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Building a physician reference for 2023
What would an "up-to-date" version of UpToDate look like?
(Just want to see the prototype? Click here.)
“So I went to the publisher of my major books, and the meeting was over immediately when he said ‘no one has made any money in computers yet.’”
— Dr. Burton Rose, founder of UpToDate, in 1991
The first revolution in physician references
The year is 1986, and Harvard Medical School professor Burton Rose just read a study he couldn’t believe.
Published in the Annals of Internal Medicine, this study of practicing physicians had a bold conclusion: “Only 30% of physicians' information needs were met during the patient visit, usually by another physician or other health professional.” In other words, 70% of the questions doctors had during their workday went unanswered—and doctors virtually never consulted a paper or textbook to find an answer.
This result shocked many—but it particularly bugged Dr. Rose, who had just written the canonical textbook on kidney disease. What was the point of publishing new textbooks if practicing doctors wouldn’t consult them?
Distraught, Dr. Rose was determined to find a way to supply doctors with the answers they needed to do their jobs. So he turned to the new hot new tech of the 80s: personal computers. Dr. Rose had played around with some early PCs and noticed two things: (1) they could store much more information than a textbook, and (2) they could be updated more frequently.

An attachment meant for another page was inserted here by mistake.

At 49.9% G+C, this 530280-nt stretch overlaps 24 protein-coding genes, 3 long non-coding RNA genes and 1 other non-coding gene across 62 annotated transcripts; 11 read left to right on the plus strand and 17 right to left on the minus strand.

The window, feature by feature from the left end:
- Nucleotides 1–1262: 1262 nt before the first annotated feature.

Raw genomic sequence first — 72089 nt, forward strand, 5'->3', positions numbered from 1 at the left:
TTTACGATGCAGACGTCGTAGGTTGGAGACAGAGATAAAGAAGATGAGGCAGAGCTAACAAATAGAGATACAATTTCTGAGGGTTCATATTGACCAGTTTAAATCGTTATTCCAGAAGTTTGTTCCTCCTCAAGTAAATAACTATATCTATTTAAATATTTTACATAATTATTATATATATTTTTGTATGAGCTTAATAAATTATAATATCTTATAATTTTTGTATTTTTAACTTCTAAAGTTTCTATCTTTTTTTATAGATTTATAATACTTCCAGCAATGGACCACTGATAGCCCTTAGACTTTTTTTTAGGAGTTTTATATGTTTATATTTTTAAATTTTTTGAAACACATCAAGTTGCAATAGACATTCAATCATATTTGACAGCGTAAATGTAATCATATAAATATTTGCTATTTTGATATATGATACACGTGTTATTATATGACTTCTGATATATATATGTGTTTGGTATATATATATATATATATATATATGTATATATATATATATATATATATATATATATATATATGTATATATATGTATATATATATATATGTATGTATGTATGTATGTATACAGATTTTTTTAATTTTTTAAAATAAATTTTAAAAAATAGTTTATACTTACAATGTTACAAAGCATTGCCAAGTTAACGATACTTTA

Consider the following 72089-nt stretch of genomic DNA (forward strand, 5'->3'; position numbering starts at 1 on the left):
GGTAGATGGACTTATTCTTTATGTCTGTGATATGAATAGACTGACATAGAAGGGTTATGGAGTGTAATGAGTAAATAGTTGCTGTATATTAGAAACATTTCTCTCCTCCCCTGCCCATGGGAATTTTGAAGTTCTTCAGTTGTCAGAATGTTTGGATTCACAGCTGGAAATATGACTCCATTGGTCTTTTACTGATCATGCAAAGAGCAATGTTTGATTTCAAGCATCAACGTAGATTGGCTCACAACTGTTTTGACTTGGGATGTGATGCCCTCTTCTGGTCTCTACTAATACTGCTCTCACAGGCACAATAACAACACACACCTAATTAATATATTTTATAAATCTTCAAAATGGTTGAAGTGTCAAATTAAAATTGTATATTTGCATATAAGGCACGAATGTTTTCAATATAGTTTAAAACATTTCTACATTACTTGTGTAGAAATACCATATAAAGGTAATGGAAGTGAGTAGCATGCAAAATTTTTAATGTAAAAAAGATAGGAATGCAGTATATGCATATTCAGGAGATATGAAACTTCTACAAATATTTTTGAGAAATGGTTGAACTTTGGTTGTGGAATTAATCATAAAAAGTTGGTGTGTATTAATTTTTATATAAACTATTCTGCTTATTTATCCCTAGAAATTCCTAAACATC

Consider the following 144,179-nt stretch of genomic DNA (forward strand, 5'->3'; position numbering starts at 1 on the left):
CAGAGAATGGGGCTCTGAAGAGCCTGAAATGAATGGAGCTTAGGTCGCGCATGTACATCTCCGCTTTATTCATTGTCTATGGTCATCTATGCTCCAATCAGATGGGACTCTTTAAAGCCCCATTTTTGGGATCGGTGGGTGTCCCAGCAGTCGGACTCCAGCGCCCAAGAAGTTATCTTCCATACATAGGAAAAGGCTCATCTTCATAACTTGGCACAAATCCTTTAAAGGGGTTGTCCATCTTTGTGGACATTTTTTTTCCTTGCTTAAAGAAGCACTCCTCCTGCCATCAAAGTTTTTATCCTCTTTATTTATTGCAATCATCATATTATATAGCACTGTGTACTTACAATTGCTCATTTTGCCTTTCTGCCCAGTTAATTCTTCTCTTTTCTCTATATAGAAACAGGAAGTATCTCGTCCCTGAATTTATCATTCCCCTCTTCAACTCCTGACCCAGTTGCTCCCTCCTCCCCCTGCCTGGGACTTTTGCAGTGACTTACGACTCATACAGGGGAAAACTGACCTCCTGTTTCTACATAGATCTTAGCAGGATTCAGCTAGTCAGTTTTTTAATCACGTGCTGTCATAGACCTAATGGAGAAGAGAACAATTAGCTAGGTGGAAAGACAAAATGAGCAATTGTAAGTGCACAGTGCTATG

So he pitched his textbook publisher on the idea of a computer-based textbook. And…the publisher instantly shot him down. “Nobody is making money in computers,” they said.
So Dr. Rose took matters into his own hands and launched a computer-based textbook from his basement. The first version was a nephrology textbook, written by him, and distributed through the mail on floppy disks. Since he planned on sending out updated floppies every few months, he called his new company UpToDate.
More than thirty years later, UpToDate serves over 2 million clinicians and generates $800M in revenue for its parent company, Wolters Kluwer. It is far and away the most popular clinical decision support tool—the odds are very good that any doctor you meet in the street will have used it.
It’s a compelling story: a foresighted doctor glimpses the ways in which a new technology (personal computers) can revolutionize the practice of medicine; he seizes that opportunity; and he builds a software juggernaut that vastly improves the practice of medicine. My respect for Dr. Burt Rose runs deep.
But UpToDate’s revolution happened in the 90s. Thirty years later, Dr. Burt Rose would find today's web-based version of UpToDate eerily familiar. Sure, updating articles doesn’t involve FedExing floppy disks, but the “search and skim” workflow has barely changed at all. UpToDate is still just a textbook you can read in your browser.
And yet—technology has changed dramatically in the last 30 years! Shouldn’t there be faster, easier ways to get clinicians the information they need?
I’m so glad you asked.
Ways I would improve UpToDate
Improvement #1: Make it more up to date